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A man performs as a devil during a Holy Week Via Crucis in Masaya, Nicaragua, Thursday, April 21, 2011. (AP Photo/Esteban Felix) #

In Focus: Holy Week around the World

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Men disguised as Roman soldiers sit during a Holy Week Via Crucis in Masaya, Nicaragua, Thursday, April 21, 2011. (AP Photo/Esteban Felix) #

In Focus: Holy Week around the World

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A woman, accompanied by her daughters, looks on during "Blood of Christ" celebrations in Managua, Nicaragua, Friday, April 15, 2011. The celebration of "Blood of Christ" marks the start of the Holy Week in Nicaragua. (AP Photo/Esteban Felix) #

In Focus: Holy Week around the World

17

A penitent carrying a cross waits in the St. Agustin church to start the "Jesus Flagelado" brotherhood procession, during the Holy Week in Santiago de Compostela, northwestern Spain, on April 21, 2011. Christian believers around the world mark the Holy Week of Easter in celebration of the crucifixion and resurrection of Jesus Christ. AFP PHOTO / MIGUEL RIOPA #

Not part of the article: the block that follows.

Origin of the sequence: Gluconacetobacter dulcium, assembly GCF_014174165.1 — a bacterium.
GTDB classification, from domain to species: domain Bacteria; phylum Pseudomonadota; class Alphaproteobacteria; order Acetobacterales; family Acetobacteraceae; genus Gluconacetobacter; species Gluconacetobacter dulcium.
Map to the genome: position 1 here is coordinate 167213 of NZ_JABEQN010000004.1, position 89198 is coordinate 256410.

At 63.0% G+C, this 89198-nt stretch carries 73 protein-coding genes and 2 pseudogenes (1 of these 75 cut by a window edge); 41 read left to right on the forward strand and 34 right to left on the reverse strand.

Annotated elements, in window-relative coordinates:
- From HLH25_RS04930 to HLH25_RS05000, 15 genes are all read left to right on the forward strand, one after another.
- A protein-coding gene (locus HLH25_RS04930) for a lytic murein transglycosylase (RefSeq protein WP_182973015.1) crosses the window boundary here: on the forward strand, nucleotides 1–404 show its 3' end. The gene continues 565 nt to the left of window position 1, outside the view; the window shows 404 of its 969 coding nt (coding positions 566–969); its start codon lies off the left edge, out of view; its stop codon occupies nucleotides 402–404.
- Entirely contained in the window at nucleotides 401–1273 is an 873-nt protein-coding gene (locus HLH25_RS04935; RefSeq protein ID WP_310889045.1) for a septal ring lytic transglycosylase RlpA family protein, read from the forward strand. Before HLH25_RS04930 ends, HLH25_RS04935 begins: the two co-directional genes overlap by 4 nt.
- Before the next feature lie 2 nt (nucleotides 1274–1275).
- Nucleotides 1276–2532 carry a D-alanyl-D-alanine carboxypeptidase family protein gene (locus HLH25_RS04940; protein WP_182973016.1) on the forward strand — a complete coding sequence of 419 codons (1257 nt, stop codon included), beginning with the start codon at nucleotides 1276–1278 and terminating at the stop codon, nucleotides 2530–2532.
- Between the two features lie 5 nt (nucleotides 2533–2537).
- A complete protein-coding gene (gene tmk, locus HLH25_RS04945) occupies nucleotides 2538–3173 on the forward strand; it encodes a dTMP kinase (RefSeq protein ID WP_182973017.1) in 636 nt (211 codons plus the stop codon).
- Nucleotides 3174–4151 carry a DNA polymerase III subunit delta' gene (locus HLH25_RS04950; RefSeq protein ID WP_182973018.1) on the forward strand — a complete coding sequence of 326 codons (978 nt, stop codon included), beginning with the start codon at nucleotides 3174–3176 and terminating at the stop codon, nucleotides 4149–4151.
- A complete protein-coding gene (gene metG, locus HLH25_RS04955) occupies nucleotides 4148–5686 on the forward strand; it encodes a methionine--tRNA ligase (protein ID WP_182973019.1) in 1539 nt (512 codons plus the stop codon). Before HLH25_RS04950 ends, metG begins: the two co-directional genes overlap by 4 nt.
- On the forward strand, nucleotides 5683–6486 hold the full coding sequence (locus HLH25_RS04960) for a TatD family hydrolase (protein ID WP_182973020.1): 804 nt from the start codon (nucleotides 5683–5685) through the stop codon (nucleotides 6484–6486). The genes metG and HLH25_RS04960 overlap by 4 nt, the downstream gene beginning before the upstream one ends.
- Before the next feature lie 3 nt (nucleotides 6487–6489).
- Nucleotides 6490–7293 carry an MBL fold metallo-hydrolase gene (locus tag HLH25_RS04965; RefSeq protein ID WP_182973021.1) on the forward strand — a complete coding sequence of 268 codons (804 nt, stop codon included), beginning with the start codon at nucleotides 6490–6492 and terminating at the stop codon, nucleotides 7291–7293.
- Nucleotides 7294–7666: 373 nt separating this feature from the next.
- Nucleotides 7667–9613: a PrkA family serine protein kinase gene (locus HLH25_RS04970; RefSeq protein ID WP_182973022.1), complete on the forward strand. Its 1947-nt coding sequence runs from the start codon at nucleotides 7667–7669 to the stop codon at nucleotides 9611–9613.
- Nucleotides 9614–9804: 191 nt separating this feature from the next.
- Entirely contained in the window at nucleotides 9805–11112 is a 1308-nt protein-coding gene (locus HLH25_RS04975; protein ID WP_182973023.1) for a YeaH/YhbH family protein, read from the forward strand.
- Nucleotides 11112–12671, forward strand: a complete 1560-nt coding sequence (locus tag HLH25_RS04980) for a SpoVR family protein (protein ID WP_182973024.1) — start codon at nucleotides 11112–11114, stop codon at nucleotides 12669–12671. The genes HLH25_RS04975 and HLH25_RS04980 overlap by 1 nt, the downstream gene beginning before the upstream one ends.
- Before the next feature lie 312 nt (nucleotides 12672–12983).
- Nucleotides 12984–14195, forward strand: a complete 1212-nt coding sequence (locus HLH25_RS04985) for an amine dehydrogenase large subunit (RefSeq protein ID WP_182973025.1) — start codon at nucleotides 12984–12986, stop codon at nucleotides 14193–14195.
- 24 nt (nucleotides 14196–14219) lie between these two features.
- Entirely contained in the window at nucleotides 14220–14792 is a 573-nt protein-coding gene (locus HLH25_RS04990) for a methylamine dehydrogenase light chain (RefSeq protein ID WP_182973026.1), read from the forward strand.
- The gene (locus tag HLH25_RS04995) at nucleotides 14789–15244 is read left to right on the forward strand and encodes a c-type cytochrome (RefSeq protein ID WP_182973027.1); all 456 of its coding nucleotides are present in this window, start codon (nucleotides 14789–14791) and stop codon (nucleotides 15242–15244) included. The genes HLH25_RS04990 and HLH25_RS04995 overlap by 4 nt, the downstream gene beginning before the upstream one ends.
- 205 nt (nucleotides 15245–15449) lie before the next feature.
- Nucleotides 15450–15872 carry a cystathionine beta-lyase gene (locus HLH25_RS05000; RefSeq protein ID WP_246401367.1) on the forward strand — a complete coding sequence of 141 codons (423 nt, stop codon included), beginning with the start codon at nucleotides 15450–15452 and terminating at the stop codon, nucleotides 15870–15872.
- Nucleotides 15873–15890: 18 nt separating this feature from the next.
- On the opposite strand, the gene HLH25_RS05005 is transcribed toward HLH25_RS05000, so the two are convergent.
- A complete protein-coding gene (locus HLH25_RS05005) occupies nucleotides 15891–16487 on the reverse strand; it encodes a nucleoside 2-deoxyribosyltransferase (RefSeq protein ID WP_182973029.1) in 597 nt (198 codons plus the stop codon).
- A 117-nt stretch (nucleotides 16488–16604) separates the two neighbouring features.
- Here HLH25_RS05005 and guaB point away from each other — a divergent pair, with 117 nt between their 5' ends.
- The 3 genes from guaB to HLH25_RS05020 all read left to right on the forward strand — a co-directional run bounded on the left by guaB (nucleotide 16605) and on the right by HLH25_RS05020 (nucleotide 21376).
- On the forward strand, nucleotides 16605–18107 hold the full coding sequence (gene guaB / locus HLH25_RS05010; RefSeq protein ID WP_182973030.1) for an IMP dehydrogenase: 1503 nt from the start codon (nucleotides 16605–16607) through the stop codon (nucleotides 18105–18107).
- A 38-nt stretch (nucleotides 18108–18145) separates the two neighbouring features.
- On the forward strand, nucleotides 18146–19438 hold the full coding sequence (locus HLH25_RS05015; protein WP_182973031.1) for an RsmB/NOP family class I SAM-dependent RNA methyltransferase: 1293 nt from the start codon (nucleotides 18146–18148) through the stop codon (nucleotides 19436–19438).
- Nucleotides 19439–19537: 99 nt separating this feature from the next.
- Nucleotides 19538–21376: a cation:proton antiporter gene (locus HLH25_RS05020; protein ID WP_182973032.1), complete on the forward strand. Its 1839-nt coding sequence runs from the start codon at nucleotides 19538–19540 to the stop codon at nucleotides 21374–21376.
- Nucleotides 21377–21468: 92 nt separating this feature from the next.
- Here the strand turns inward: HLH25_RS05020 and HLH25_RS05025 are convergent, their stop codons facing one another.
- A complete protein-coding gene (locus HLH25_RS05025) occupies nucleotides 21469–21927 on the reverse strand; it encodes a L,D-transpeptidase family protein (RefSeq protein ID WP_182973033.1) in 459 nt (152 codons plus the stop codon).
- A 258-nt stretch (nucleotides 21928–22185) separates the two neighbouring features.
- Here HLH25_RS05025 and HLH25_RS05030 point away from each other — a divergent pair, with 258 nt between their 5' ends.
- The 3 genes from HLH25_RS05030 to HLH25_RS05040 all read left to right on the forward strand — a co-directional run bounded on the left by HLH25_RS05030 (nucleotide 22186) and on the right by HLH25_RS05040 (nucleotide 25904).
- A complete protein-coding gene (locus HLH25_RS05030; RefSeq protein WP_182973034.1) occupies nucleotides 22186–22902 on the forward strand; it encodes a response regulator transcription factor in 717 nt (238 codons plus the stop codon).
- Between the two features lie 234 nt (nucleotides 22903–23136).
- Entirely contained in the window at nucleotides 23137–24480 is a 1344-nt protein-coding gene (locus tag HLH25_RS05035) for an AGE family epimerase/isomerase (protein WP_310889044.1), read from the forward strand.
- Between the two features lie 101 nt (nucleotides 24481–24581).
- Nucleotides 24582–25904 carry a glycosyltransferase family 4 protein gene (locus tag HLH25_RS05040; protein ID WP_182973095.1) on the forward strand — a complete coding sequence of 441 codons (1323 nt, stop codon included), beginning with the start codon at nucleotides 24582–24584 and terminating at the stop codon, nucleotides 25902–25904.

In Focus: Holy Week around the World

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A faithful awaits the passage of the procession of the Jesus of Nazareth in the indigenous town of Izalco, 60 km west of San Salvador, on April 21, 2011. AFP PHOTO/ Jose CABEZAS #

In Focus: Holy Week around the World

19

A member of the Brotherhood of El Santo Entierro participates in the Via Crucis procession as part of Good Friday ceremonies in the town of Nahuizalco, 72 km west of San Salvador, on April 22, 2011. The procession remembers how Jesus was beaten, mocked and crowned with thorns before being crucified by the Romans. AFP PHOTO/JOSE CABEZAS #

In Focus: Holy Week around the World

20

People watch the Via Crucis procession of the Brotherhood of El Santo Entierro held as part of Good Friday ceremonies in the town of Nahuizalco, 72 km west of San Salvador, on April 22, 2011. The procession remembers how Jesus was beaten, mocked and crowned with thorns before being crucified by the Romans. AFP PHOTO/JOSE CABEZAS (Photo credit should read Jose CABEZAS/AFP/Getty Images) #